59 people in Brampton are facing fines of up to $100,000 for breaking COVID-19 rules.
So far, the city has issued 744 tickets since the beginning of the pandemic, and now, 59 of those will see their final punishment decided by the courts which could result in some hefty fines. Large residential gatherings accounted for a majority of these penalties.
On Wednesday, Brampton Mayor Patrick Brown said his city accounts for more than half of Peel region's 8,427 cases. He added that they've had to crack down on COVID-19 violations after the city made headlines for being a place where huge parties were taking place, one of which had approximately 200 guests.
Don't miss our #COVID19 Tele Town Hall tonight at 6:30 pm!— City of Brampton (@CityBrampton) September 16, 2020
Join Mayor @patrickbrownont, @BramptonFireES, @CityBrampton, @OslerHealth, @PeelPolice, @regionofpeel Public Health and @Peel_Paramedics for an update on COVID-19 in #Brampton.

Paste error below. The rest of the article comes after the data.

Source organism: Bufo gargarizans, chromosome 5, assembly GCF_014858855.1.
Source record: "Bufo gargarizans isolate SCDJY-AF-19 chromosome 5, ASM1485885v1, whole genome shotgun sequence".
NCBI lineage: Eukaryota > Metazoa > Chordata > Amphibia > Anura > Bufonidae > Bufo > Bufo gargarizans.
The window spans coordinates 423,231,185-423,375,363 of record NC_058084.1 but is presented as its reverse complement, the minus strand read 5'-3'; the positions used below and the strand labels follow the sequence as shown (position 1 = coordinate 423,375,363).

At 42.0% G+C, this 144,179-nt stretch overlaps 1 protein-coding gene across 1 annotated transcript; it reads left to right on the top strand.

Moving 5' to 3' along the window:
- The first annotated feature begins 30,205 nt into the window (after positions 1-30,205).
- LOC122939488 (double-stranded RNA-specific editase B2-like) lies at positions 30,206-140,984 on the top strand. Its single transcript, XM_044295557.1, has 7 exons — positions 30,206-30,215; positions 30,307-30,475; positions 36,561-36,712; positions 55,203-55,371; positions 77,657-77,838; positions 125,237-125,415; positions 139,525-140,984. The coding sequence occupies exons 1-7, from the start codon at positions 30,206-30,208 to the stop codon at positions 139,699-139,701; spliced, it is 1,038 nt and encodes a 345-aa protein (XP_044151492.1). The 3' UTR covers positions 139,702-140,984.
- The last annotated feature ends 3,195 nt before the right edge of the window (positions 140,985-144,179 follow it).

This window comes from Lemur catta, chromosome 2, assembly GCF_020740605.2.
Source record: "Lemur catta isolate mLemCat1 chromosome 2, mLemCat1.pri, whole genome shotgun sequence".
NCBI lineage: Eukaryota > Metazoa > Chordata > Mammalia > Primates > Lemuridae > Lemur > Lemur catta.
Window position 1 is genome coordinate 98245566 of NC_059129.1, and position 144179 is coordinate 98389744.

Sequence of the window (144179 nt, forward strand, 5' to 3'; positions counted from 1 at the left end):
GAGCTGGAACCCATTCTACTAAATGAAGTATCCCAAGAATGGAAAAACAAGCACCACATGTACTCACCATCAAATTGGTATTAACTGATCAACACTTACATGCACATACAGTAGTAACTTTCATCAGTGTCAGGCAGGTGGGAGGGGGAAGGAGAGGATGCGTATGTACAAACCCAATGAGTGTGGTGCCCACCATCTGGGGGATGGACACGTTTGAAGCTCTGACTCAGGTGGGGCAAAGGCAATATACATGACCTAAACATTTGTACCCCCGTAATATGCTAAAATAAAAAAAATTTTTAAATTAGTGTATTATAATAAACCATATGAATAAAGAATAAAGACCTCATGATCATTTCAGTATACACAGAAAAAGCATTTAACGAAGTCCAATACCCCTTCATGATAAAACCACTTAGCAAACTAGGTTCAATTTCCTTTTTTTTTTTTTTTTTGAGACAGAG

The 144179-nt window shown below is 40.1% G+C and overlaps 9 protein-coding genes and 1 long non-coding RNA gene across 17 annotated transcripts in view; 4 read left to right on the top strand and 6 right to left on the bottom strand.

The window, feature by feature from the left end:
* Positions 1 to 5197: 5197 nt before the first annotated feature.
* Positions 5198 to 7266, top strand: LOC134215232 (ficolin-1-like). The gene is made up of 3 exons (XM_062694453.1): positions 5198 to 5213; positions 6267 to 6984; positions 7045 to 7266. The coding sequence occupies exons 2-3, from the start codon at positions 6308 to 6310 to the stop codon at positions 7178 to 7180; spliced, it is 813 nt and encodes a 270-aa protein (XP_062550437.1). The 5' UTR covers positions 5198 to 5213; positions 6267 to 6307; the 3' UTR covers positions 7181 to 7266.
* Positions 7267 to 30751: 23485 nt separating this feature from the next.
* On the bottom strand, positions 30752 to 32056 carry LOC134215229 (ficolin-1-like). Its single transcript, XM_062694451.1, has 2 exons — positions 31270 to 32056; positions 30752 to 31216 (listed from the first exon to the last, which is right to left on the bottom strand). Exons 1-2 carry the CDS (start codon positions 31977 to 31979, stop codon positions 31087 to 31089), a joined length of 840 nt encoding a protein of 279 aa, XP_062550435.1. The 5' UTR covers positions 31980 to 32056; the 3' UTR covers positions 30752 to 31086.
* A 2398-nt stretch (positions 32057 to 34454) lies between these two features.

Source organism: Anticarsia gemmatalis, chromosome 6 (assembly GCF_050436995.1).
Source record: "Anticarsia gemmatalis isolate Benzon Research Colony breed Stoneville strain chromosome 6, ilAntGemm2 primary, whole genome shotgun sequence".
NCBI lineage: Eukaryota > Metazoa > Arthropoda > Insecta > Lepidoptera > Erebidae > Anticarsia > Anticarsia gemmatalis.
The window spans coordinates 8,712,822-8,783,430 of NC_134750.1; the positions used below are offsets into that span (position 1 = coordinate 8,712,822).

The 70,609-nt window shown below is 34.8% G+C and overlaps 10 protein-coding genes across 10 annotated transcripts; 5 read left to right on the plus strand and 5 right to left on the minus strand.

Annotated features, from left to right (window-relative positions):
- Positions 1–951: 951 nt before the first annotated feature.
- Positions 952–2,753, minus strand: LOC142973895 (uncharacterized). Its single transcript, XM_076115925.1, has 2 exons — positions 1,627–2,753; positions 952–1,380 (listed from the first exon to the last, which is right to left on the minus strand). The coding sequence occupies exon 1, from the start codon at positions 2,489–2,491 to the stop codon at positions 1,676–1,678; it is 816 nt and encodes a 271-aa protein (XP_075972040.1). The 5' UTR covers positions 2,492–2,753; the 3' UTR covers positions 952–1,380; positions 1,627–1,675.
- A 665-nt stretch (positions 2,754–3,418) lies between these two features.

Listen online: https://t.co/uCaNGdjPKU pic.twitter.com/KuruFuQnrA
"I would note that the last 30 days we have not had to issue many tickets as there has been a high degree of compliance," he said. "When we had the initial fines it had a chilling effect and it caused people to stop."
In some instances, Brampton bylaw officers issued $880 fines, but withdrew those for heavier fines that require a summons and a court date. Summons can result in fines of $100,000 and are decided by the Justice of Peace.
Brown has addressed the problem of large gatherings multiple times throughout the lockdown. He previously said city officials received hundreds of complaints per week about parties and social gatherings.
Spoke to @CP24 this morning about the upcoming provincial changes to indoor and outdoor gathering limits. Very much support the regional approach that is being considered. pic.twitter.com/DioispQzSY— Patrick Brown (@patrickbrownont) September 17, 2020
The province recently hinted at lowering social gathering sizes, although no official announcement has been made.
Ontario currently has more than 2,000 active COVID-19 cases.
by Tanja Saric via blogTO
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